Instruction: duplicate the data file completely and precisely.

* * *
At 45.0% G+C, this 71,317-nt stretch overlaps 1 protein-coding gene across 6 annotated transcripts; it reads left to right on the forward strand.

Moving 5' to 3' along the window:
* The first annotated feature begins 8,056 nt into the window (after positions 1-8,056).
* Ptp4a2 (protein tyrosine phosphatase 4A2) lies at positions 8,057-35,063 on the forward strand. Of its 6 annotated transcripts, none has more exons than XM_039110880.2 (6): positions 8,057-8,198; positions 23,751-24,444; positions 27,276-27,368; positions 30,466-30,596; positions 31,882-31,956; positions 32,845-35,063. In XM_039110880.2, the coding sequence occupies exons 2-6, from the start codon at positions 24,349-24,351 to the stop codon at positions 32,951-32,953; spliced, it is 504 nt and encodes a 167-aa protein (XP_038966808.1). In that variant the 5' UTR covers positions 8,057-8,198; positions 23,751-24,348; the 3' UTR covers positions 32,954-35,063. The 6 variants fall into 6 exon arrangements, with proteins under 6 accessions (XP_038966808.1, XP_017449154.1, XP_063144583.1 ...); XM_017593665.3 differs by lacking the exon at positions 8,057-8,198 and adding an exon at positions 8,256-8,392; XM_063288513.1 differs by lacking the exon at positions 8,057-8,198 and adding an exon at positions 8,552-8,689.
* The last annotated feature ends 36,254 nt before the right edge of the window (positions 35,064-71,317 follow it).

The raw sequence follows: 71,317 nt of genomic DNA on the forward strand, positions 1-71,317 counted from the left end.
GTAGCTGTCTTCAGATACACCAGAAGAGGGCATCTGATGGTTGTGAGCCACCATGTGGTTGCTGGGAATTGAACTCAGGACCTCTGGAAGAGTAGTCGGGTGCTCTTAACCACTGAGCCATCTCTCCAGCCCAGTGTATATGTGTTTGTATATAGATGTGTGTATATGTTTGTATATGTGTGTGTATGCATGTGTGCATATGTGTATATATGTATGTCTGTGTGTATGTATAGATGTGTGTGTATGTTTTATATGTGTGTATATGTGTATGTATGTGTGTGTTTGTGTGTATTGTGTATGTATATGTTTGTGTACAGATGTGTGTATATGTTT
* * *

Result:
At 45.0% G+C, this 71,317-nt stretch overlaps 1 protein-coding gene across 6 annotated transcripts; it reads left to right on the forward strand.

Moving 5' to 3' along the window:
* The first annotated feature begins 8,056 nt into the window (after positions 1-8,056).
* Ptp4a2 (protein tyrosine phosphatase 4A2) lies at positions 8,057-35,063 on the forward strand. Of its 6 annotated transcripts, none has more exons than XM_039110880.2 (6): positions 8,057-8,198; positions 23,751-24,444; positions 27,276-27,368; positions 30,466-30,596; positions 31,882-31,956; positions 32,845-35,063. In XM_039110880.2, the coding sequence occupies exons 2-6, from the start codon at positions 24,349-24,351 to the stop codon at positions 32,951-32,953; spliced, it is 504 nt and encodes a 167-aa protein (XP_038966808.1). In that variant the 5' UTR covers positions 8,057-8,198; positions 23,751-24,348; the 3' UTR covers positions 32,954-35,063. The 6 variants fall into 6 exon arrangements, with proteins under 6 accessions (XP_038966808.1, XP_017449154.1, XP_063144583.1 ...); XM_017593665.3 differs by lacking the exon at positions 8,057-8,198 and adding an exon at positions 8,256-8,392; XM_063288513.1 differs by lacking the exon at positions 8,057-8,198 and adding an exon at positions 8,552-8,689.
* The last annotated feature ends 36,254 nt before the right edge of the window (positions 35,064-71,317 follow it).

The raw sequence follows: 71,317 nt of genomic DNA on the forward strand, positions 1-71,317 counted from the left end.
GTAGCTGTCTTCAGATACACCAGAAGAGGGCATCTGATGGTTGTGAGCCACCATGTGGTTGCTGGGAATTGAACTCAGGACCTCTGGAAGAGTAGTCGGGTGCTCTTAACCACTGAGCCATCTCTCCAGCCCAGTGTATATGTGTTTGTATATAGATGTGTGTATATGTTTGTATATGTGTGTGTATGCATGTGTGCATATGTGTATATATGTATGTCTGTGTGTATGTATAGATGTGTGTGTATGTTTTATATGTGTGTATATGTGTATGTATGTGTGTGTTTGTGTGTATTGTGTATGTATATGTTTGTGTACAGATGTGTGTATATGTTT